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BIG STONE GAP, WISE COUNTY, VA? THURSDAY, JULY 26, 1894.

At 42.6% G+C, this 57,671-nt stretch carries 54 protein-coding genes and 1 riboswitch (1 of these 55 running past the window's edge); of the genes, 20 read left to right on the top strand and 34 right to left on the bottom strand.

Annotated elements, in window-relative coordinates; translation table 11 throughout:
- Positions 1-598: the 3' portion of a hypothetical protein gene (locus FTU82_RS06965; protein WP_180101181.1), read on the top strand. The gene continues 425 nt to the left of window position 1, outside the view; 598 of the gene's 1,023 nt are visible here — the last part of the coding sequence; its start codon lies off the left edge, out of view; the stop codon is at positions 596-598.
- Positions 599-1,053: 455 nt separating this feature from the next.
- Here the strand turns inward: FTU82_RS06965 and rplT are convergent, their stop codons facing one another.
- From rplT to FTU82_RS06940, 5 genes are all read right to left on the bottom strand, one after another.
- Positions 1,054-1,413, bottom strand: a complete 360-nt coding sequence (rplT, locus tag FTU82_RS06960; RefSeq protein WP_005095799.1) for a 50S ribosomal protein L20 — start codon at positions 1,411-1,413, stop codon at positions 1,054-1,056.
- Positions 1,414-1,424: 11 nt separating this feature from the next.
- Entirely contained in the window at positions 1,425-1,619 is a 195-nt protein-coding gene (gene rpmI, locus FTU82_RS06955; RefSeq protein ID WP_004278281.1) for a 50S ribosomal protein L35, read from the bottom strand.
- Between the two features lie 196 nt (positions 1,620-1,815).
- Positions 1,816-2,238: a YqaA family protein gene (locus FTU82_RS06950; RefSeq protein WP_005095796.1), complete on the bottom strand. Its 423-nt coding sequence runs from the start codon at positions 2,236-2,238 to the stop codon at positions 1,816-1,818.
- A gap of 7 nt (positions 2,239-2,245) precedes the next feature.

NO. 31. BBEAK CAMP. Wft!n Body of FedoroJ 6oldi<s* Leavo Chica#a drawn Till* Will Xftetfritftfc ?Im- Tft? tin- Katlonnl Guard W. Wlstu'.mw?, ( iucawo. July 20. ?Quietly, r.:id with miiitarv precision, the main bo ly of federal soldiers who have bcoh sta? tioned ifi and about Chicago for sixteeia 6 or less evacuated Camp MilcK, "?? Hosing and the railroad stations Thursday. There was no miihicsavo that of the buglers sounding the ?seeni i lv and other accompaniments ol mili? tary movements. A spasmodic cheer an outburst of applause from the residents of Mictiigan avenue opposite the lake front greeted some of the de? parting soldiers, a sign that their prea t.:,ee and good behavior were apprc eiatcd In s.?:i?" quarters. There is still a fair-sized camp of regulars (,n the ^akc front and at jlri-'i*'''". Park. Their t**:ils will dis 10near Friday as soon as convenient, aj,.j then Uncle Sam will be repre? sented in Chicago for protection por po.se only by the marshal and his deputies. The First and Third bri rr.idesof the Illinois national guard will remain, however, to assist the police Incasoofa recurrence of disorder. The federal troops, which were in camp Thursday night, were the Fif? teenth regiment '?f infantry. Col. Crof ton fi'ormiia.ndinjr; I tottery E, of tho First artillery, and one troop of the Third cavalrv, Col. Crofton remained with his re r/iment in command of Capt* Mi Irs. The soldier who remained Thursday in Ca.pt. Gordon's camp at Brigh? ton nark were all cavalry men, four I, ,0ps of the Sixth and one troop each of the Third and Seventh. They will make the march to Fort Sheridan Fri? day early. The weither bureau picked out thG hottest day of theyear for tho soldiers' moving day. One section of the Second artillery, battery F. of the Fourth artillery, two troops of tho Third eavah v. and one of the Seventh started to march to Ft Sheridan, twenty-six north, under command of Maj. I; lull, of the ill-fated artillery. Two camps will break the march, one at Evanston. The withdrawal of the Second bri ?Tjule i f the militia v. ill necessitate too lr.crcasin ; of the police forces where tlic natii aul guardsmen had been stationed: i hvf of Police Ihrecnan soid ho would s ':i l no more police officers to t c st<"x \ ards, deeming the force thero Kuilieicnt. Tho militia in the stock distriot consists of the Second ; tit, a battery ;>cd troop of cavalry i.".<[ \ vo ? ompanics of the Sixth regi? ment, troop and a battery. The (ire brigade which Is made up of th< <?'? r foments, will be the last to iv 'fire i ?(?<:? r? to si rike teuts and re turn !?? their usual avocations of peace. A r-.-r' I '. .3-.n-rM3:t In the House. WAriti.vi i ix, July 2*1 The scene In the h e when Mr. Wilson said tivtt I.'- hope t congress would never ad Jor.ru until t';.> question Is settled tlvivt qi?ugrcss can pa?w no tnriil? t*Ul without the intorestd oi tho sngaar trust bokag . aj?ply eaj?ed f<.r, re*'<Mi\Mod a,u Stvjidvpt tei <i notional convention. The domo-, erat* la burst of anthnshk-m, shout? ed, waved ban 'kerchiefs, and throw their i ablie documents in the uir, and ? ^ several minutes befci? tho speaker could proceed. Fivo ClMletona Under a teliooltcua?. Omaha. Xch., July 20.?A considcro 1 ? sensation was" caused here by tho discovery ?>f three skeletons under the ' ? I e street sehoolhouso. Two weeks 1 workmen began repairing tho : "' o. Two skeletons were found in <? ccavathi; for a cellar, and tlir?e were found Thursday. Thers seems to bs* \ :i" explanation except that these per? sons were m tr lered and dragged there uftcr the building was erected. Tho .I is located iueverv tough vui< et \ towu. Brovor Vr too a Totter to tlw HctM. Washington, July 20:?Iutan/se !a :<\ was created by Mr. Wilson'sea nouncemout to the house Thursday that he had a loiter ?rou* Mr. Cleve? land, which the bitter had permitted to be made public. The letter was v .; to the desk and read, amid profound silence. Phe letter was in the president's vigorous style and was a stirrm ; tribute to tho W?soa bill and a ,: ''eel Icc.v to any surrender to ti.'O senate hill. A Now Pa.lace Car Company. s,,;:??'?: PiKi.n, 111., July 20? The see fctarj of state Thursday chartered the C'ontincntol [?alace Car Co., of East St. uouis. Its object is to manufacture, ( ?eil r.nd operate palaco sleeping*, dining ! ; ! cars, and other apparatus in ! cum* f \ m tkercwith. The capital i fctockh |;5,0iH?,0O0, The new company ! L,nlers the Held as a rival of Pullman, | has already began building ita ' plant. Aatl-Oleoaiarsarlns S1U, Washington, July The hou^.o committee on agriculture Thursday or ^ereil favorably reported the Groat ' 'leomargarinobill. which subjects jantatton dairy products to the opera* "?ua oi ? tute laws, whether in original packages or nut. Tcok Ev jry thins la Sistt. ' ?* vco, July 'JO.- The Switchmon's , ;utua.' v-' I Association of North Amer ?ea. v/ttlj headquarters in Chicago, is v".'';:" 1 ? " i.v winding up its affairs w ith a ea: h detichmcy in the treasury ! * '??hf. due to alleged misman !;l WmJ A. SimM-ott. the late ^.rc?|ryanU treasurer of the associ J 1;:' whose disappearauce was town j talk a month ogo. ? :''b3ht Earthquake Shock. !( *^A?s July 20.--A slight shock of L.Jn??tJko w?8 experienced here at ur^lay rnoiuing. ^rikerB'H.avyDose. ," ' ^ Cel., July SO. - John ::r'-v 1 ;V l Martin KeUey,t;-..-M .r .. ' "t'- to eight'. torXctXl ?jiiaiori B .up Hum FOR YEARS The Terrible Plague Has Raged la China. I In ttws HprlnjEr ?lack Death Droh? Oh* Iq [ Canton* Thence Spread to IJoog Ko?g, Whore It Raged With n Paoto Broodlng Virulence. ? Waphington, July 23.?Surgeon Gen cral Wyman, of the Marine Hospital scrvico, has received a report regarding; the "plague" in China from Dr. Stuart Eldridge, a member of the, imperial board of health of Tokio and health j officer of the port of Yokohama. Tho plaguo, he says, has been known to bo present in the Yunnan district of South? ern China for. at least fifteen years j past, at times epidemic in malignant form. At the end of February last tho ! disease broke out in Canton, and al? most simultaneously was epidemic in Pakhoi, a port at the head of the Gulf of Tong King. During March and April the epidemic in Canton steadily increased until in the latter month it had assumed gigantic proportions. The authorities of I long Kong, the center of trade in the far east, Iralf a day's journey from Canton, and, in consequence, in very frequent communication therewith, utterly ignored the existence of danger even in their city, until in the first ten days of May the plague broke out violently and extensively in Hong Kong. Since its appearance in Hong Kong, the epidemic which is unquestionably the genuine bubonic plague of the most malignant type, has steadily increased, until, by the latest reliable advices, the mortality is certainly over ono hundred per diem, and this despite the fact that at least one hundred thou? sand Chinese and many Europeans have evacuated the place?the former in many cases leaving on feeling tho first symptoms of the disease, in tho hope of dying in their native villages. At least a dozen Europeans have been attacked, most of them succumbing. From Canton and Hong Kong tho disease is spreading throughout the neighboring country, and will, prob? ably, in a shorl time appear in tho coast towns of China to the northward of I long Kong, for, partly from the carelessness in such matters but too prevalent among the English in the cast, no effective quarantine has been or is likely to be established at these points. Several eases have already occurred on the steamers trading from Hong Kong to the Chinese ports, but, so far, and this is encouraging, without seri? ous consequences, possibly on account of prompt action on the part of tho ships' surgeons, A quarantine system has been put into operation in Japan, largely under Dr. Eldridge's advice and pcrsonal'su porvision, imposing on all ships from the infected district a minimum detcn t ion of nine days when all is well on board, and the same in case of infec? tion, dating from last death. As all the steamship lines between Hong Kong and Japan are themselves tak? ing every precaution, so far but one infected vessel has reached a Japanese port. This was the Pacific Mail Steam? ship Co-hs Peru, on board of which, while at sea between Hong Kong and Nagasaki, one of the Chinese firemen died of ?nmistaknble and malignant Jdugue, on June 4, after 1ml twenty bur hours1 illness. The surgeon of the ship acted in an exceptionally prompt and intelligent manner, and though the ship was quarantined at Nagasaki for the term of nine days after the death, no more cases occurred on boa i*d. "If I may presume to advise," says Dr. Eld ridge, ''1 would say that the most stringent measures may need to be taken to protect the United States, particularly as regards certain classes of goods from China likely to convey infection, rags, old cotton, etc., and also such manufactured articles as are made in the little native workshops with perhaps a case of plague dying in tho same room, such things as straw mat? ting, embroideries and every sort of textile fabric. So long as the disease is kept out of Japan, so long will this country be the best bulwark for tho United States against the importation of the disease. Should* it break out in an}- part of Japan, I shall see that you have every information by cable." Forest Fires iu Wisconsin. West Superior, Wis., July 23.?Tho Superior fire department was called to South Range Sunday afternoon to pro? tect that village from destruction by forest fire. Several buildings have been burned there. Fires are racing all around this city for thirty miles, and dozens of settlers have been burned (Mit. Several sawmills are in ashes and thousands of feet of standing pine. Healed For Wall Street, Wilmington, Del., July 23.?Carl Itrowne and seventy members of tho Coxey army arrived here and went into camp, having marched from lUadens?. burg. Mr. Browne says the army has been to Washington to see the servants of the bankers and brokers, and that it is now going to New York to see tho bosses themselves. Nihilist Arrested at St. Petersburg. St. Petersburg, July 23.? The polico Sunday arrested twenty nihilists in this city. No reason is known.for tho arrests, but it is conjectured that they were due to the discovery of a plot against the life of the czar. Railway Shops Closed. Albuquerque, N. M.; July 23.?Tho big shops of the Atlantic and Pacific at this point were closed fortan indefinite time Saturday. About four hundred men are thrown out of work. The or? der closing the shops states that the j financial depression makes the step , necessary as a direct result of the A, R. U. strike. TIio Roent Earthquakes. Loxuox, July 23.?The Standard's Constantinople correspondent says: "It has been conclusively established that more than a thousand persons were killed by the recent earthquakes." Young Baptists Adjourn. Toronto, Jnly 23.?The Haptlsfc Young People's convention closed Sun? day night with a great mass meeting in Maj&gy hull, in the afternoon 5,000 delegates and citizens met iu Massey Halh Sunday night's meeting was re* murkable for lib enthusiasm and large attendance, FIFTY-THIRD CONGRESS. Second Session. Washington, July 17.?Senate?Two more expropriation bills?the legislative, executive and Judicial and tbe District of Columbia were disposed of by the senate Monday. The agricultural appropriation bill was also con? sidered and was on tbe point of being passed, i but there were several individual omendmenta I loft to be considered Tuesday. This leaves I but three moro appropriation bills to be con ! sldered?tbo Indian, sundry civil and deficiency I ?and of theso only tbe first has come from the : committee. The anti-option bill, which has ; been on the vice president's table since it came j from tbe house several weeks ago, was Mon? day referred to the committee on agriculture i end forestry. The conference report on the j military academy appropriation bill was j agreed to. I House?The house Monday indorsed the ad? ministration by adopting without division Mc Creary's resolution supporting the president's course in tho matter of the strike. The reso? lution is similar to tbe one which Mr. Storer tried to introduce, but for which purpose Speaker pro tern Richardson rofused to recog nlzo him, holding that It wns best to infor that everybody Indorsed It than to run tho risk of a contest The re? mainder of the day was spent in an effort to press tho Bailey bankruptcy bill; but. al? though it was engrossed and read a third time, the Quorum failed on the final vote, and tho i vote on tho final passage will be taken the first thing Tuesday. Washington. July 18.?Senate?The sen? ate had before it Tuesday the consideration of the agricultural bill, which passed by a vote of 27 to 24. As reported to the senate It appro? priates for the agricultural department for the fiscal year 1894, $3.:08,163, being $5,400 less than the amount in the house bill and $108,000 less than the amount appropriated for '94. There were some small incrcasos made and the bill passed in the senate. In addition to the million dollars given in the Russian cactus amend? ment. Tho Indian appropriation bill was taken up and is now tbe unfinished business. House?Tuesday was accorded to tho com-, mittee on the judiciary, under an order adopt* ed by tho house Monday to present bills for consideration, but an hour and a half of the session was spent on other matters before tho committee found its way oiear to the floor. The Bailey bill, to establish a uniform system of bankruptcy, -which camo over from Monday, was pasHcd?yeas, 127; bays, 81. Senate amendments to the- bill extending for one year the time in which final payment may be upon land entries under tho pre-emption law, were agrocd to. The conference report on the bill fixing a termination of time In which land en? tries under what is known as the donation act of 1850 may be closed up, was presented by Mr. McRae, (15cm., Ark.), and agreod to. Washington, July 19.?Senate.?The In? dian appropriation bill was under considera? tion Wednesday. The appropriation of 81,000.? 000 for the support of Indian day and Indian industrial schools and other educational pur? poses provoked a good deal of discussion. Mr. Platt (rep.. Ct) taking tho ground that all de? nominational or contract schools for Indian children should be gradually dispensed with and government schools substituted for them. The item of $100,000 for the Indian industrial school, at Carlisle Pa., was, on motion of Mr. Quay, increased to $110,000. House?The agricultural appropriation bill was sent to conference. Messrs. Hatch (dem., j Mo.), Foreman (dem., 111.), and Waugh (rep., Ind.) being the managers .on the part of the house. Mr. Hatch promised to take the sense j of the house before agreeing to the senate j amendment appropriating $1,000.000 for the ex- | termination of the Russian thistle. In the courso of the afternoon six bills reported from the committee on military affairs wore passed under the operations of the order which gave the day to the consideration of measures roc-" onimcnded by it. Washington. July20.?Senate.?An amend? ment was offered to tho Indian bill by the son ator from Washington, Mr. Squire, to allow tho Puyallup Indians holding lands In soveralty on their reservation near Tacoma. in thai state, to soil portions of them. Tho discussion of this Question oocupied over three hours, and was finally decided in the negative?the amend? ment being laid on the table by a v?te of 2G to 10. The bill was finally passed. Tho confer? ence report on the diplomatic and consular ap? propriation bill was agreed to. and the state? ment was mado by the chairman of the com? mittee on appropriations that the two remain? ing appropriation bills?the .sundry civil and the deficiency?would not be reported to ?he senate for some few darn. House -Tho llrst battlo In the open over tho diffoi-ances between the houso and scautc was | fought Thursday in the house Of representa? tives in the presence of alarge and deeply inter? ested audience. Mr. Wilson arose and said ho j was dirocted by the conferees on the part of the house to report they had been nnab'c to i agree upon the amendments by tho senate to the tariff bill, and to move that the house in- | slst upon its disagreement and ask for a further j conference. A resolution to insist on tho dis? agreement' to tho senate amendments was agreed to without division. The speaker then reappointcd the former conferees on the part of tho house, und the regular order wus taken up. The conference report on the naval ap? propriation bill, the mi'itary appropriation bill und the diplomatic and consular appropriation bill was agreod'to without division. Washington. July 21.?Senate.?Tho sen? ate Friday was the theater of a great oratorical display. The occasion was the presentation of the message from the house, caking for a further conference on the tariff bill. Mr. Gray j (dem., Del.) moved to insist upon the senuto amendments to the tariff bill and to agree to a further conference. A motion was made by , Mr. Vilas (dem.. Wis.) to recede from the dif- j ferential duty of one-eighth of a cent on sugar; j and this motion provoked a long discussion j participated in by Senators Vllas, Sherman i and Palmer in support of the motion, and by i the two Louisiana senators?Caffrcy and } Blanchord?against It. No vote wasi taken oh | any of the propositions, and too senate at 5.80 adjourned till Monday next. j House?Very difforent from that of Th?rs- ' day was the scene in the house Friday. Tho gallorics contained only such persons as could not gain admission to the senate, while on the floor, at least until near the hour of recess, were few members present. Tho committee on the judiciary was entitled to tho morning1 hour and virtually without objection the eight bills called up by Chairmen C'nlberson were all passed. Conference wi?s ordered on the amendments to the legislative, executive and judicial appropriation bill. ; Washington; July 2;t?senate?Not in scs-; sion Saturday. House?The Tucker joint resolution provid? ing for an amendment to the constitution, by j which senators are to be elected by the people, ) was passed Saturday, as the result of clover i manipulation of members and their votes. It was adopted by a vote of 15*7 to 49. a two-thirds majority being necessary, as it is an amend- j raeut to the constitution. Not even the most sanguine of the supporters of the proposition on the house side, however, entertains tho Idea ' that It will successfully run the gauntlet of the senate, for this is the second time that tbe house has passed such a resolution. War Humored. London, July 23.?A dispatch re^ ceived here Saturda}T afternoon from \ Shanghai sajTs that a rumor is iu circu- j lation there that war has been de? clared between China and Japan. i She Witnessed the Musxacrc. Valdosta, Ga., July 23.?Mrs. Eliza Fuller, the last surviving witness of ; the massacre of the Wilds family by the Seminole Indians in 1838, is dead, j at the age of 05. She had to hide in the swamp for over a week in order to elude the savages. Hurt-lar* fl'.nkt* a KH-U Haul. , SriUNGFiKi.d, 111July 23.?Three men j entered the grocery store of James Mc- i Graw as he was closiug up for the night, and by torture compelled him to open his ,-ufc and give C ? the S2.100 in gold it contained, 'j ey ten bound him and left ; Lerenf?? Fund for Delia. NftW York, July 23.?President (jompers, of the American Federation of La. or. has issued an appeal to all he 11 '?i ,"i'nizittions to unite in a de fi'tt e f ind for Eugene V. Debs. The U >\r < fon bends the list with $000, and its? loci officers with subscriptions of AT PULLMAN. Four Incipient Blots at tho Celebrating Town?The Company Threatens to Kfr Open With Non-union Men. Chicago, July 21?The determina? tion of the Pullman Co. to reopen its works and operate them with a forco ' of non-union employes, if the old em- ? ployes refuse to return, has aroused the strikers to a white-hoat temper, i and both militia and police are looking ; for trouble before Monday night. Fri- j day evening- there was a conference be? tween Col. Turner and Police Lieuten? ant Passett, and it was decided to keep a close watch on the Purnside and Roseland district throughout tho night. There were no less than four incipi? ent riots in Pullman and its surround- J ings during the day. The mo*t threat? ening occurrence was at :? o'clock, when a big crowd surrounde I the lire station, where a senatorial primary election was in progress. The militia was compelled to charge bayonets, and the mob retreated. One of the most demonstrative of the crowd, a striker named Edward Herzog, was arrested and taken to Dnrnside. When the batch of seventy-five Hol? landers that had been working in tho car shops quit work at "> o'clock they Were followed hy a crowd of over two hundred strikers. A detail of police from the Seventeenth district, under command of Lieut. Hassett, followed at a short distance. At Michigan avenue and 117th street, near Roseland, where the Hollanders are quartered, the strikers made a con? certed move toward the foreigners. Thereupon the police charged, and the strikers fled in all directions. The po? lice then formed a square about the workmen and kept them company to their quarters. The strikers turned out In force at the primary election and the A. 1!. U. ticket, selecting delegates pledged to W. Roby for stale senator, was sue cessful by a vote of 241 to I for tho ticket ill the interest of Ue??rge W. Miller. It was the largest vote ever cast in Pullman. HANGINGS OALORS. Five M>n Put to Heath nt Moatjrotnery Aln.. Within :i Wi'ck, autl Two More Next Friday. Moxtgomkky, Ala., July 21.?There was a triple hanging here Friday, which makes five persons to .suffer cap? ital punishment in Montgomery within the week, and another double hanging is booke 1 for next FruUiy. The viet' us Friday were Pete Davn, Charles K. oil and H?n Washington, nil colored. The scaltol i was erected at the county jail, nn 1 nearly live thousand people witne* oil tho affair. The hamrH.g-i were fairly successful, though Paris did not die for eight minute- after tho drop. Davis murdered John Mvnns in order to be able to marry his wi;'c, and the woman assisted in the crime. St?o is now serving a sentence in the peni? tentiary. Charles E/.ell. in a drunk*.*.n quarrel with his wife near this city, stabbed and killed her a year ago. Han Washington was hanged for tho murder of a storekeeper. .1. 1>. Perkins, in this city. Pesides the hangings booke I for noxt Friday, there are in Jail here a couple of Negroes who have been respited by the governor. Arkansas Populists' Nominations. Little Hock, Ark., July 21.?Tho populist state convention Friday nom? inated the following ticket: (Jovernor, 1). E. Barker; secretary.of state. 11. M. Ream; auditor, A. J. Nichols: treasurer, T. J. Andrews, attorney-general, Or. J. A. Meek: bind commissioner. 0. S. Jones; commissioner of agriculture, S. H. Newiin: superintendent of publio instruction. J. P. Caruahan. Tho plat? form endorses the Omaha platform. An Indian Chief Wronged. Washington. July 21.?Complaint hai been made to the secretary of the in? terior that Es-Kira-Zn-?in, an ex-! Apache chief, is unjustly held as a j prisoner of war at the Mt. Vernon bar- j racks, Alabama. It is claimed by . United States Indian Agent Clnm. of this city, who makes the request for the aged Indian's release, that the lat? ter was condemned, sentenced and exiled not only without trial, but with? out the filing of specific charges. Mayor Parrtee Hansel In E^.t. ? Oakland, Cab. July 21.?Mayor Par dee, who issued a riot proch?" latjon for the city of Oakland on Wednesday in view of the railroad disturbances, was hanged in cftigy Thursday ni to an electric ligiit wire. The wire was so high that the police were unable at the time to procure a ladder to cut down the eJSgy, and the rude present? ment of the mayor swung in the breeze beside an electric light tjil mot ning. A Lalce C?*.ptaln'a Ps'marat? Doed. RaCINK, WK. July 21. ?The home of Capt. John Crangle, one of the oldest navigators of the great lakes, was the scene of a double tragedy Friday morn? ing. He shot his wife once in the head and once in the back, inflicting serious wounds. The captain then fired one bullet into his right temple and died instantly. The captain had an ungov? ernable temper. Toxana Indorse Cleveland's Coursa. austin; Tex.. July 21.?The congres? sional convention here Friday nomi? nated Joseph Saycrs. A resolution in? dorsing President Cleveland in main? taining the peace and security of the government was unanimousPy adopted. Eeconi^.s Suddenly Rich. St. Cloud. Minn., July 21.? Mrs. John Shea, of this city, proprietress of a restaurant, has Income suddenly rich, having fallen heir to ?100.000 through the death of Lather Pryant, a rich nncle of Pi-' lie ford. .Me., who has left an estate ??f over ?1,0)0,000 to be di* vide i among eleven heirs. MUitia SttU Needed at Hammond. iNIUANAPttLlS, Ind., July 21.?Col. Defroes. the governor's special agent, arrived home 1'rklay from Hammoud, and brought no encouragement that the militia could safely be soon re? called. ^_ Steamjr San* at Owenaboro, Ky. OwK.Nsjto?:.?, Ivy., July 21.?-Tho steamer, G. 15. Monteith, struck a snag near hero Friday and sank. One child is mining. A panic was narrow ly averted, n-? the boat an I b'?rge car? ried nine h:?;nlrcd Sana ;iy ^chuol chil? dren THE TARIFF BILL Barely Save?! From Defeat In the Senate? In Order to Save tho Measure an Adjourn? ment Until Monday Was Foreed. Washington, July 21.?For five ex ciring hours the tariff bill face?!defeat in the senate Friday. In order to save j the measure from certain destruction i the managers forced an adjournment [until Monday. This respite of two j days will be used in efforts to heal the I dissensions in their ranks. It is impos? sible to say in consequence of this ad? journment that the bill will be beaten next week. It is certain, however, that never in its checkered history was it in such peril as Friday. By their hasty adjournment the managers of the measure admitted the i imminent peril of the bill. All day long they were prepared to stave off the vote upon any of the pending mo? tions in the senate, because they knew that if voting were once to begin Fri? day a straight path to the destruction of the measure would be opened. This can be seen from the nature of the motions now pending. First of theso is that of Senator Hill to instruct the senate conferees to recede from the senate duty on coal and iron ore. Is'ost is the motion of Senator Vilas to recede from so much of the sugar schedule as provides for a duty of one eighth of one cent per pound on re? fined sugar in addition to fortv per cent, ad valorem. Back of this demo? cratic leaders were aware that Senator Quay was prepared, if the opportunity offered, to offer his motion instructing the conferees to recede from the entire sugar schedule The greatest danger was tho motion of Mr. Vilas. They well knew that if brought to a voto it would certainly be carried. In the meantime democratic members of the house were on the senate whispering thoir delight at the turn things had taken in the Vilas blow at the sugar trust and informing the senators that if the bill came to the house in that form the house would yield to all the rest of the senate amendments. The democratic senators were also confronted by the knowledge that if the Vilas amendment was curried the bill would lose the votes of the Louisi? ana senators, Messrs. Caffery and Hlanchard, while Senator Smith, of New Jersey, announced in stentorian tones that he would go no further: that the house must accept the senate bill as it stood or leave it. It is evident, also, that the bill is confronted with another serious dan? ger. If it be not amended as the presi? dent indicates, it is difficult to see how he can give it his approval should it ever reach the white bouse. This was made very clear by Mr. Hill, who pointed out that tho president had practically said in his message to Mr. Wilson that the pending bill meant "party perfidy and party dishonor." A PECULIAR DEATH. A Boy Fashions u H?llet Proof (?) Shield and Has Ills Brother Fire. Wichita. Kan., July 21.?GarCeld Wilkinson, a 14-year-old boy living thirteen miles south of this city, was shot and instantly killed by his brother Willie, a boy of eleven years. The cir? cumstances are somewhat peculiar. Gar field had been reading about the bullet-proof shield invented, and recently tested in Germany. lie con? cluded to make one like them, and hav? ing completed it he put it on and asked his brother to firo a shot at him. The little brother performed the request. The bullet went through the shield ! and pierced the boy's heart. The shield j was made out of a coffee sack and tilled ! with scraps of old barbed wire and I wool. The accident drove the mother of the boys insane. A California Butcher's Sudden Wealth. Sax Francisco, July 21.?Anthony Ivearns, a wealthy cattle dealer who died recently in Enniscarthy, Ireland, left his entire estate, valued at ?80,000, to his nephew, .lames Kcarns, who came to America twenty-five years ago, and who was to be identified by the i tattoo marks on his arm. Agents of ? tbe executors believe that they have i found the long-missing heir in the per- j son of James Kearus, a local butcher, ! who is taking steps to claim his inher? itance. _ Wants Shippers to Aid Ilitn. St. Louis, July 31.?President Sean Ian of the local A. R. U. has evolved a scheme by which he thinks he will be able to secure the rc-instatement of all the strikers in their old positions. He will depend upon the shippers to help him out. He believes that If they peti- . tion the local railway managers to take back the old men the}- will do so. The strikers, however, have little faith in the scheme._ Killed In a Heud-Fnd Collision. Macon, Ga., July 21.?A head-end collision between a passenger train and a freight train occurred Friday morning at Dames Ferry, on the East Tennessee, Virginia & Georgia road. Fireman Rogers, of the freight, was instantly killed, and Fireman Thorn, of the passenger, was so badly inj med that he died at 1:30 p. m. No one else j was injured. Biff Blaze at Birmingham. Birmingham. Ala., July 21.?At 12:55 ] Saturday morning a destructive lire ! was raging in the big building oppo? site the Caldwell hoteL Perry Mason Shoe Co. and .Stowers' furniture store are destroyed. Loss will reach I not less than 8200,000, and the liames I have communicated to the hotel, which is now to be burned to the ground. _ To Avert Strikes. Chicago, July 21.?The civic federa? tion of Chicago has started a move? ment, which, its members hope, will tend toward a solution of the labor question, and will prevent strikes and other troubles uf the kind. This plan is to hold a congress of, representatives of employers and em- j ploy es, similar to the parliament of religions held in this city last year. 1 The representatives of these botlies will confer and give the result of their experiences and adopt some measures of conciliation which will avert strikes in the futi:re. A date for tho proposed conference has not yet been set. 1" H A -, DaiL.vu trotte 2)e&i. Dknviii:, Col.. July si.?Paddy Dal ton, an ex-priw lighter and well known in variel;. rule*, dropped dead Friday from bent < :i.Ne;i^c. The dead man has two '?v ???), i - on the variety stage in Chica>?. ..\i i wid have his remains scat there for turiai. CO-OPERATION. ! To Affiliate and Demand Re-adjust* . ment of Wages May I, 1886. , The American Railway dilon and tho Anieru an Labor Cnion?The Latter Con gtatof Kvery Cl?s* of Lahor Oat ?hie of the Railway*? Siebs* Idea. t _ Cu'CAOO. July 23.? The Herald prints a long- article giving- in detail the plans \ of the American Railway union to ab? sorb the older railway brotherhoods, and the recently organized American Labor union, to take every class of labor except railway emploj'es, the two organizations to affiliate and be prepared by May 1, 1S95; to demand a readjustment of wages to the basis ex? isting prior to the panic and hard times, and in the event of refusal to order a general walkout. The articles continues: "Some broad statements in this con? nection were made bv ofueials of the American Railway union headquarters, as follows: 'That on or about January 15, 1S(.).">. there would be held in Chicago a convention composed of representa? tive men of the American Hail way union, the United Mine Workers of North America, the Knights of Labor and American Labor union: the Ameri? can Federation of Labor and the old railway brotherhoods would not be rep? resented in this convention: that at this convention all branches of labor repre? sented would be called on to present a succinct report as to the then existing wage scales, and how much they have been cut in 1802, 1st):] and 16U4; that these wage scales should then be formu? lated, and be presented to the corpora? tions and railroads, with the demand that they be readjusted to the basis existing prior to the panic and hard times, and that if this demand was not granted a general walkout should fol? low May 1. 1805.' "As one officer of tho A. R. U. put it: 'The present strike will never be de? clared off by Mr. Debs, and we expect, if the Chicago switchmen remain firm, that the Chicago roads will eventually compromise on a basis satisfactory to all. The present strike not being de? clared off, a convention of the charac? ter described will be entirety in place, and will bring together at that time the strongest labor organization in the world. There will be a full analysis of wage scales before any demand is made on capital for a change, and tho east will be as strongly represented in the new labor organiza? tions then as the west is now. The movement of May 1, 1895, then, will be only a rc-inforcement of the strike be? gun on June 2(5, ls'.?4.' "In this plan much is expected of the new American labor union, whose membership Is now claimed to be 1,000, and has opened its ranks to every class of labor except railroad employes. "Thofxi behind the plan for the Jan? uary convention expect the acquittal of Debs by the courts, and that follow? ing this, he will make a tour of the east, delivering speeches and organiz? ing branches of his order, while cam? paigners from the American Labor union will follow him to make inroads into the ranks of the Gompevs follow? ers. They argue that the time was never better for the establishment of a labor unkm to control all the labor fac? tions outside of railroad work. *Tho A. R. U. officials point to the ruin of tho Mutual Aid association of the switchmen, and the fact that tho American Railway union has already absorbed half of its membership, and will have the rest as soon as it provides an insurance department for death and a beneficiary for accidents. "As to the Brotherhood of Locomo? tive Engineers, the union officials re? gard that tis practically officially dead. They cite the dissolution of lodges of this order at Champaign, Danville, Terre Haute and in all parts of the country but the east, as evidence that the engineers either wish to be inde? pendent of or are ripe for a new organ? ization. Given, therefore, the switch? men and engineers, with wdiat they have ahead}', the A. R. U. officials count on a convention in January of two thousand delegates, representing every brauch of labor from a new.#>oy to a railroad engineer, and with Mr. Debs presiding; "The statement was made broadly at A. R. U. headquarters that President Sovereign would not interpose a single objection to the total absorption of the Knights of Labor by the American Labor union, and that since the fiasco in his attempt to call them out on a strike when, except in scattered locali? ties, there were few to call out. he has recognized the coming new powers, and only desires not to be left entiicly out. On the other hand. General ; ec retary John \V. Hayes is reported to bo decidedly averse to sacrificing the iden? tity of the knights, preferring to pre? serve the fiction of an organization to a complete surrender. Those who spoke of the coming convention ere m? close to Debs that it was ih;i i re I Liie r desires were but a reflection of tin next move he intends to make.*' ' _ Faults in Conversation. Dean Swift once said: ' There are two faults in conversation which appear very different, yet arise from the same root and are equally blamable; I mean an impatience to interrupt others, and the uneasiness of being interrupted our? selves. The two chief ends of conver? sation are to entertain and improve those we are among or to receive those benefits ourselves; which whoever will consider can not possibly run into cither of those two errors, because when any rrftn spcaketh in company it is to be supposed l>c doth it tor his hearers' sake and not his own: so that common discretion will tench us not to fcrce their attention, if they are not wiUing to lend it: nor, on the other side, to interrupt him who is in posses? sion, because that is in the grossest manner to give the preference to our own good sense."?Toledo Blade. An Infallible) Imileatlon. There was an intense silence around Mrs. Hashem's table while the chicken was being served, it was broken by the girl with finniy white hair, who whispered to the one with dark glasses: **lhllv Bliven ha* paid his board bill at last.'' "How ilt* you know?" "Hi* got a ; 'eve of v. bib in-at instead o*. tnev ttg.io ;.icck,aatr .u.a."? Wash